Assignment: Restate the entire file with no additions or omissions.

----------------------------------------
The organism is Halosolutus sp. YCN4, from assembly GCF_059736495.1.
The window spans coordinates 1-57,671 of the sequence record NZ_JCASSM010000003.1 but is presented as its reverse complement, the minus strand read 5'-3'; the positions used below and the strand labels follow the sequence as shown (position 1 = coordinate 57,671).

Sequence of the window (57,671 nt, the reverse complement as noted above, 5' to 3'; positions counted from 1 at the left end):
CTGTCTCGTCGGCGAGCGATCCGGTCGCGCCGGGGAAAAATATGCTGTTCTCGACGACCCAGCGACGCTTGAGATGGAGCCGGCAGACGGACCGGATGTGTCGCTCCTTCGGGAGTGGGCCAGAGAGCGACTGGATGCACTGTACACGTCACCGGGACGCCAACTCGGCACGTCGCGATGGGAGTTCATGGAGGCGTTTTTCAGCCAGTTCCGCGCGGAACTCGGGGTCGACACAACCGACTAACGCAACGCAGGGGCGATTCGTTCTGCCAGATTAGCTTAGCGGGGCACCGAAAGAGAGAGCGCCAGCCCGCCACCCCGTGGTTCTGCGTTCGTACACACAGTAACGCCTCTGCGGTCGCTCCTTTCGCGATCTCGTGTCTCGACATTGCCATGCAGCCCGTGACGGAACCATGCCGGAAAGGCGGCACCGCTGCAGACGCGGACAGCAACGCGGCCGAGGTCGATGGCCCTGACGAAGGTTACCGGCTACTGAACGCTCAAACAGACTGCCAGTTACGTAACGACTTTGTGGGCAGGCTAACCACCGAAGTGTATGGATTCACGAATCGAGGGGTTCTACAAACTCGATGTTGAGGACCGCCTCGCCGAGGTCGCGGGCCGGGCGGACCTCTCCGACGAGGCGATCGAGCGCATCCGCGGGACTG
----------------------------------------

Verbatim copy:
The organism is Halosolutus sp. YCN4, from assembly GCF_059736495.1.
The window spans coordinates 1-57,671 of the sequence record NZ_JCASSM010000003.1 but is presented as its reverse complement, the minus strand read 5'-3'; the positions used below and the strand labels follow the sequence as shown (position 1 = coordinate 57,671).

Sequence of the window (57,671 nt, the reverse complement as noted above, 5' to 3'; positions counted from 1 at the left end):
CTGTCTCGTCGGCGAGCGATCCGGTCGCGCCGGGGAAAAATATGCTGTTCTCGACGACCCAGCGACGCTTGAGATGGAGCCGGCAGACGGACCGGATGTGTCGCTCCTTCGGGAGTGGGCCAGAGAGCGACTGGATGCACTGTACACGTCACCGGGACGCCAACTCGGCACGTCGCGATGGGAGTTCATGGAGGCGTTTTTCAGCCAGTTCCGCGCGGAACTCGGGGTCGACACAACCGACTAACGCAACGCAGGGGCGATTCGTTCTGCCAGATTAGCTTAGCGGGGCACCGAAAGAGAGAGCGCCAGCCCGCCACCCCGTGGTTCTGCGTTCGTACACACAGTAACGCCTCTGCGGTCGCTCCTTTCGCGATCTCGTGTCTCGACATTGCCATGCAGCCCGTGACGGAACCATGCCGGAAAGGCGGCACCGCTGCAGACGCGGACAGCAACGCGGCCGAGGTCGATGGCCCTGACGAAGGTTACCGGCTACTGAACGCTCAAACAGACTGCCAGTTACGTAACGACTTTGTGGGCAGGCTAACCACCGAAGTGTATGGATTCACGAATCGAGGGGTTCTACAAACTCGATGTTGAGGACCGCCTCGCCGAGGTCGCGGGCCGGGCGGACCTCTCCGACGAGGCGATCGAGCGCATCCGCGGGACTG